A decentralisation of power and the involvement of the community in the education of its children are both good things. I am not advocating that we return all power over education to the state. School governing bodies play a crucial role, and they are here to stay. However, it is necessary to negotiate a balance between the state’s obligation to provide public schooling for all pupils, and the community’s right to have some say in the education of its children.

In Fochville, the school governing body has wrested power from the state and, in reserving the right to quality education for a few, is abusing this power to preserve inequality. Our children’s education is too important to be left exclusively to the whims of a school governing body without any reasonable mechanism for oversight by the state. As it stands, every time the state wishes to override a school governing body’s powers, it has to go to court. Is this is a reasonable oversight mechanism, or a feasible or reasonable use of the state’s time and stretched resources?

A balance must be struck. The foundation for this delicate negotiation between the powers of school governing bodies and state and the limitations thereof is the Constitution, which enshrines not only the right to education in section 29. Section 29, unlike other socio-economic rights in the Constitution, is framed as absolute and is not subject to progressive realisation. Children have a right to education, and this right must be realised now. All and any powers exercised within the context of public schooling need to be exercised within the confines of this right and the rights to dignity, equality and freedom.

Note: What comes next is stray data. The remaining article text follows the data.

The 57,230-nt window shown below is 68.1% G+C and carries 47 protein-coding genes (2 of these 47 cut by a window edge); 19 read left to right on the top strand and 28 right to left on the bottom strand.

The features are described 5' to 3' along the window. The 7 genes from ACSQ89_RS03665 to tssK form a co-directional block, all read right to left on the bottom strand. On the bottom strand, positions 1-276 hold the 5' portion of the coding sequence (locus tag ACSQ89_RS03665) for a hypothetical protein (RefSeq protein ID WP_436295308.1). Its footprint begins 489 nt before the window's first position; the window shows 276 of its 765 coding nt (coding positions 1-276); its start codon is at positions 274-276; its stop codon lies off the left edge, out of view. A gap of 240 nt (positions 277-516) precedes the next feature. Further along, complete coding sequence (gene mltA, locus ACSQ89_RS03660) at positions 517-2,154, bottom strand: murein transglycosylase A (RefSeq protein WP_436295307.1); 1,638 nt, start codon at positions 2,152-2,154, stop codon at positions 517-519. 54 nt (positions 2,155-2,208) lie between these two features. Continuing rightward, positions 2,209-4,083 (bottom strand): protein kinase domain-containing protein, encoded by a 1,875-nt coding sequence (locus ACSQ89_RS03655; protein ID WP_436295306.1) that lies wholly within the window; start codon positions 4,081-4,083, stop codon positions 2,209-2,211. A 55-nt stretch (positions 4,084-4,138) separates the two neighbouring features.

Children have the right to attend schools close to where they live, and to receive instruction in a language that they can speak and understand. To force a child to hitchhike 25km to school every day because she does not speak Afrikaans is a breach of that child’s right to education and an affront to her dignity.

The Rivonia case may seem like it is about just one pupil, one school governing body and one school, but it isn’t. We care about the outcome of the Rivonia case because of the bigger picture: this decision will affect pupils and school governing bodies everywhere. DM